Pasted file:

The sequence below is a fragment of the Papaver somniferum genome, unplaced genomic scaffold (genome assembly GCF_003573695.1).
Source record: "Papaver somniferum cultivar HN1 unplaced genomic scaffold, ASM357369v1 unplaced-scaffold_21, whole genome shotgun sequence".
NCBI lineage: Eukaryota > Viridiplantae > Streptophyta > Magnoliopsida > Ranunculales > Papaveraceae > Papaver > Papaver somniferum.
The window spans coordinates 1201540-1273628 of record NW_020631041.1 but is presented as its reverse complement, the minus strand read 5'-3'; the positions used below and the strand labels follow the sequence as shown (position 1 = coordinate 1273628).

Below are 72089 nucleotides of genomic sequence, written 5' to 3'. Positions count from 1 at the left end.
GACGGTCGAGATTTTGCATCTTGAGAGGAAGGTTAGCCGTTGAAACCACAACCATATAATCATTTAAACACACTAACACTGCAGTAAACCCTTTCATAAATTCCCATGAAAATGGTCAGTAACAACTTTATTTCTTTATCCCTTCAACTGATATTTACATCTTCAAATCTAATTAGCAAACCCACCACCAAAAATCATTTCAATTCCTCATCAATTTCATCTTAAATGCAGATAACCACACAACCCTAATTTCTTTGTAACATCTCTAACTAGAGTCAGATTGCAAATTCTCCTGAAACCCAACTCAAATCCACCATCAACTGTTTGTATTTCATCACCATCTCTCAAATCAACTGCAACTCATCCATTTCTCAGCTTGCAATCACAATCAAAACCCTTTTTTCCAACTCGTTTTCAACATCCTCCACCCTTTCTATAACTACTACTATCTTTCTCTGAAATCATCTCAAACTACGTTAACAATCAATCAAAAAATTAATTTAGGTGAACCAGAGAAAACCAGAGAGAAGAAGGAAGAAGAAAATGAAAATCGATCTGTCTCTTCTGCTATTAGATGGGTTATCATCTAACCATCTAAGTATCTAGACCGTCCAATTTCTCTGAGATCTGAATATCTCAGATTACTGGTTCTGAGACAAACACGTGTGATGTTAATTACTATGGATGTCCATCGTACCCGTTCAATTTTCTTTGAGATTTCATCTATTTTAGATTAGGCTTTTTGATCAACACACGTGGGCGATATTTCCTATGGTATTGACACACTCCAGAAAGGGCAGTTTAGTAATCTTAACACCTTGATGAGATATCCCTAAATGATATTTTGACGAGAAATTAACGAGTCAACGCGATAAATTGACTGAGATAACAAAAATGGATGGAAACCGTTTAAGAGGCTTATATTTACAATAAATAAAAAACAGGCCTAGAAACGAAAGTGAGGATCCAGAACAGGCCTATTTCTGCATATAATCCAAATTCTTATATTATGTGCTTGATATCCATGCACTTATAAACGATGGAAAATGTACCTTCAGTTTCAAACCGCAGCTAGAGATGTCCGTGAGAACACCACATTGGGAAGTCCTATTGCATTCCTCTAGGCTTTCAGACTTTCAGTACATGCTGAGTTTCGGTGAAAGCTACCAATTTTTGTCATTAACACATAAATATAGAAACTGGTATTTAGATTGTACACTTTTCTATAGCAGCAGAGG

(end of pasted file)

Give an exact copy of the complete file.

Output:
The sequence below is a fragment of the Papaver somniferum genome, unplaced genomic scaffold (genome assembly GCF_003573695.1).
Source record: "Papaver somniferum cultivar HN1 unplaced genomic scaffold, ASM357369v1 unplaced-scaffold_21, whole genome shotgun sequence".
NCBI lineage: Eukaryota > Viridiplantae > Streptophyta > Magnoliopsida > Ranunculales > Papaveraceae > Papaver > Papaver somniferum.
The window spans coordinates 1201540-1273628 of record NW_020631041.1 but is presented as its reverse complement, the minus strand read 5'-3'; the positions used below and the strand labels follow the sequence as shown (position 1 = coordinate 1273628).

Below are 72089 nucleotides of genomic sequence, written 5' to 3'. Positions count from 1 at the left end.
GACGGTCGAGATTTTGCATCTTGAGAGGAAGGTTAGCCGTTGAAACCACAACCATATAATCATTTAAACACACTAACACTGCAGTAAACCCTTTCATAAATTCCCATGAAAATGGTCAGTAACAACTTTATTTCTTTATCCCTTCAACTGATATTTACATCTTCAAATCTAATTAGCAAACCCACCACCAAAAATCATTTCAATTCCTCATCAATTTCATCTTAAATGCAGATAACCACACAACCCTAATTTCTTTGTAACATCTCTAACTAGAGTCAGATTGCAAATTCTCCTGAAACCCAACTCAAATCCACCATCAACTGTTTGTATTTCATCACCATCTCTCAAATCAACTGCAACTCATCCATTTCTCAGCTTGCAATCACAATCAAAACCCTTTTTTCCAACTCGTTTTCAACATCCTCCACCCTTTCTATAACTACTACTATCTTTCTCTGAAATCATCTCAAACTACGTTAACAATCAATCAAAAAATTAATTTAGGTGAACCAGAGAAAACCAGAGAGAAGAAGGAAGAAGAAAATGAAAATCGATCTGTCTCTTCTGCTATTAGATGGGTTATCATCTAACCATCTAAGTATCTAGACCGTCCAATTTCTCTGAGATCTGAATATCTCAGATTACTGGTTCTGAGACAAACACGTGTGATGTTAATTACTATGGATGTCCATCGTACCCGTTCAATTTTCTTTGAGATTTCATCTATTTTAGATTAGGCTTTTTGATCAACACACGTGGGCGATATTTCCTATGGTATTGACACACTCCAGAAAGGGCAGTTTAGTAATCTTAACACCTTGATGAGATATCCCTAAATGATATTTTGACGAGAAATTAACGAGTCAACGCGATAAATTGACTGAGATAACAAAAATGGATGGAAACCGTTTAAGAGGCTTATATTTACAATAAATAAAAAACAGGCCTAGAAACGAAAGTGAGGATCCAGAACAGGCCTATTTCTGCATATAATCCAAATTCTTATATTATGTGCTTGATATCCATGCACTTATAAACGATGGAAAATGTACCTTCAGTTTCAAACCGCAGCTAGAGATGTCCGTGAGAACACCACATTGGGAAGTCCTATTGCATTCCTCTAGGCTTTCAGACTTTCAGTACATGCTGAGTTTCGGTGAAAGCTACCAATTTTTGTCATTAACACATAAATATAGAAACTGGTATTTAGATTGTACACTTTTCTATAGCAGCAGAGG